- Austria has drafted a new law that requires netizens in the country to register their identities before commenting.
- The websites that are expected to comply with the law will be the big online entities.
- Smaller, hatred-fosters will remain unharmed, while people will lose a big chunk of their online freedom.
Austria is planning to put an end in anonymous commenting by drafting a law that makes real-name registration mandatory for their citizens on all websites. This way, people who attack others, conduct online bullying or indulge in racism will be held accountable. That doesn’t mean that people will be obliged to use their real names for commenting as nicknames will still be allowed, but those nicknames will be linked with a traceable identity. If someone is found to be harassing other users online, the authorities will ask the website/platform for the user’s identity, and they will be compelled to provide it. Failure to comply for the website owner will automatically mean the issuing of a fine, which may go up to half a million Euros!
This law will only apply to websites that count over 100000 registered users, have more than €500k in annual income, or receive government press subsidies that are larger than €50k. Exemptions to include other websites that base their operation on different business models have also been provisioned. The fine for the websites may be hefty, but the harassing users themselves will also have to face quite a staggering fine, as the law draft proposes sums that go up to €100k for them.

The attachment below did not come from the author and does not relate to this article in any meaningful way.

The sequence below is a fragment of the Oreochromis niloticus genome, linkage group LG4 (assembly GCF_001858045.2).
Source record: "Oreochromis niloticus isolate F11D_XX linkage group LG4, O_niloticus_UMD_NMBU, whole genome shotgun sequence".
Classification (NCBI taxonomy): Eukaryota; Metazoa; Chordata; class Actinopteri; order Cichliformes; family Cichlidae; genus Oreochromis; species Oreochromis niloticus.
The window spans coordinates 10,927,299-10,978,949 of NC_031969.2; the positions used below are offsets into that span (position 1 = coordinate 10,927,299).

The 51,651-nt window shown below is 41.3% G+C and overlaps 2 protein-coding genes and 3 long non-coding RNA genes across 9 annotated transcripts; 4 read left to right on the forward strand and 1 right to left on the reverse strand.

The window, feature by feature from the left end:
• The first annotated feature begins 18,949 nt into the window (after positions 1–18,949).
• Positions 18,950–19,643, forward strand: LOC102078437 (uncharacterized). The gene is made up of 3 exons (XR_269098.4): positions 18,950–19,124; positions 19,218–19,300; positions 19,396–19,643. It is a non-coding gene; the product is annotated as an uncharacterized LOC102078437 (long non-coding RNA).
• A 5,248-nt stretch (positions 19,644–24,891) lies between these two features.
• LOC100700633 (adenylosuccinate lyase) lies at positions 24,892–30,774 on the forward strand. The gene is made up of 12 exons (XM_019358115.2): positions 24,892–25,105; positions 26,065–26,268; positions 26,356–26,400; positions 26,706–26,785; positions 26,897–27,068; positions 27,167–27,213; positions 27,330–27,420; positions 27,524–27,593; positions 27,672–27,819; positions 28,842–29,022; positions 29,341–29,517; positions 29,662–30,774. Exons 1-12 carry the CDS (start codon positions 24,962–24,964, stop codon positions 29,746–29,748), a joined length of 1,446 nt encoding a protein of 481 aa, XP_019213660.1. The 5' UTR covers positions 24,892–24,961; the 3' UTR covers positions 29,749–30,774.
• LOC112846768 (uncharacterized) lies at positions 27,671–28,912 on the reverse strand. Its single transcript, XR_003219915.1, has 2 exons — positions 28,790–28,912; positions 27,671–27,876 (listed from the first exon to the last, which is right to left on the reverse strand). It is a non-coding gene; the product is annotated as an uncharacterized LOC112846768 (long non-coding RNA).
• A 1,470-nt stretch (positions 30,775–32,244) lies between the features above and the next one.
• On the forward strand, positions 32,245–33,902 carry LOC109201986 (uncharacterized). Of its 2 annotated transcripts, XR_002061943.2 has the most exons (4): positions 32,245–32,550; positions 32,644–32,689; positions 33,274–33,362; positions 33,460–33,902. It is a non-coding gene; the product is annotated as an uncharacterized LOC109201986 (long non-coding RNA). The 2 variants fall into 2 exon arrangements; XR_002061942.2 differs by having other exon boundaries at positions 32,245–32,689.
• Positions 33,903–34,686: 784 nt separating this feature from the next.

While the draft may look good in terms of protecting online users from aggressive intimidation, it comes with very complex and unpropitious inductions. For example, most of the websites that foster harassment and racism are small, so the law won’t apply to them. Even neo-nazi websites will be left untouched by the new law, should it pass and take effect in 2020. Another problem is the need to get the approval of the European Commission, as the law will also reach to websites that are based outside Austria. This could easily violate e-commerce regulations and lead to fair competition complexities that go against the relevant directive.
Finally, and no matter the intentions of the lawmakers, making the linkage of a real identity with an online account compulsory you are hurting the people’s right to privacy, and by extension their freedom of speech. Not everyone wants to hide behind anonymity in order to keep on harassing others online. Some need this anonymity to make revelations, express their opinion without being afraid of prosecution, perform activism, journalism, etc. Putting everyone in the same bag just doesn’t work, and in the end, is hurting our freedom on the internet.
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